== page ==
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3 Responses to What is a (networking) guru?

  1. Jan,

    You’ve done a great job in positioning yourself as a guru. This is the whole “Personal Branding Movement” headed up by Dan Schwabel at PersonalBrandingBlog.com to name just one of the gurus in that field.

    For example, I’ve established our brand/image/guru-ness around a few key topic areas/niches: job search personal branding, job search networking, success-based hiring and a few others.

    I agree that anyone can become a guru/expert in a particular niche/focused area. However, I think many people jump in and believe they can become an overnight success. It’s not an overnight success. My partner and I have been working at it for two decades. It takes a lot of hard work, discipline, investment of money and time, and initiative.

    The results of becoming a well-acknowledged “guru” are extraordinary – but one must have a long vision of how to get there. For example, I’m an avid reader and am constantly scanning the blogosphere as it’s called. I find that many individuals start out writing a blog in their niche, posting on twitter, creating a profile on linkedin — and then abandon the efforts because it’s just too much work to become a guru.

    Congratulations on being formally named a “guru” in our unique space. I enjoy your posts – I hope you keep up the great content and value you’ve provided in the past.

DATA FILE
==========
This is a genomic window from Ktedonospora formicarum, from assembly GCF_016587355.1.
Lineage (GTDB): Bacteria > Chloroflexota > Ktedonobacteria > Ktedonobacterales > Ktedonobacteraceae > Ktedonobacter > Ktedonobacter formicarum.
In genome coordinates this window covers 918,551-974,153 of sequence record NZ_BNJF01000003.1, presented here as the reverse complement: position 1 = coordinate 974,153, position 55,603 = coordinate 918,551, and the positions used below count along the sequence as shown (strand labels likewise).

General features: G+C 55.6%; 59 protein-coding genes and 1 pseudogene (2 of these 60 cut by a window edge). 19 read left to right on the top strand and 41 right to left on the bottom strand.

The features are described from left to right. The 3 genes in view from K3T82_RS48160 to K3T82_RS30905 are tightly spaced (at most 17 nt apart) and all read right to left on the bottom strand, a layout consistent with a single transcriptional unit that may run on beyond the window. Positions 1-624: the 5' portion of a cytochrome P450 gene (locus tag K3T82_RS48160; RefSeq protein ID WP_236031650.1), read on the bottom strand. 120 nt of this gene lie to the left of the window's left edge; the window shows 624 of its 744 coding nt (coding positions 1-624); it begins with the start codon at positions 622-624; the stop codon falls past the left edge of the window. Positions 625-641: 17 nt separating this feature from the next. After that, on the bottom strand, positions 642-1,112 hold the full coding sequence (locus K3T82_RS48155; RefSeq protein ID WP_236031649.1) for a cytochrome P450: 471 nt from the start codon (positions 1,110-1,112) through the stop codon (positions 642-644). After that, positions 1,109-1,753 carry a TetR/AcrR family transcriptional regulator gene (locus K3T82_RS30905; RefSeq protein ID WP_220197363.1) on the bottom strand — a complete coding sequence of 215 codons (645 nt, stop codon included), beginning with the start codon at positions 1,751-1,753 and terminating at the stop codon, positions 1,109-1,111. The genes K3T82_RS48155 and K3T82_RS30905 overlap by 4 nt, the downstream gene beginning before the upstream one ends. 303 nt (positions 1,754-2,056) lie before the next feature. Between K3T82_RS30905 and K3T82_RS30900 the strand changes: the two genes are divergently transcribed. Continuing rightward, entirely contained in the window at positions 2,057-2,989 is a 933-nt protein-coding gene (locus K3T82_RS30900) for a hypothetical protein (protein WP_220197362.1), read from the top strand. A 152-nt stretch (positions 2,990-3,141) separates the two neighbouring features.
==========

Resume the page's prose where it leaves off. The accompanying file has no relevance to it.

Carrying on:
2. Anne Konings says:

    While promoting you within my organisation, I constantly refer to you as the ‘Networking Guru’ :-). I worked with you a few years ago for a leadershiptraining at VOKA. I liked your style and your integrity. You were and still are a person who enjoyes his core business and who is very passionate about it. I worked with you again during my Congres for Management Assistants 2008 and I was very much surprised how the 200 women enjoyed your workshop and tried to enhance their networking skills the very same day. Last week we sat together to talk about the outlines of a networkingtraining we will start with you in a few months. Again it was a pleasure to hear and see your enthousiasm and your knowlegde and vision about networking in a broader scope. I believe very much you enhance the core of networking, which is in my opinion that people should connect as a person, not with their nametags. (But which can be helpfull, no doubt, to start first contacts). If you remain yourself and stay connected with your inner-core – the ‘guru’ tag will be both professional and funny. So, enjoy and spread the word. 🙂

  3. Kate Atkin says:

    Hi Jan – the title of this post intrigued me as I found myself being described as a networking guru, and confidence guru by the local press in Cambridge UK … much to my surprise at the time.

    On reading your article I now have a greater understanding of why the word “guru” was used… I have always aimed to inspire others using my personal experiences, help to connect people without any agenda and build others’ self-confidence so enable them to fulfil their own potential, again with no reciprocation requested.

    Thanks for providing an insight into the work “guru” and for encouraging me to accept the accolade should others choose to give it (though I still don’t think I will use it for myself).

    Kate
    author of The Confident Manager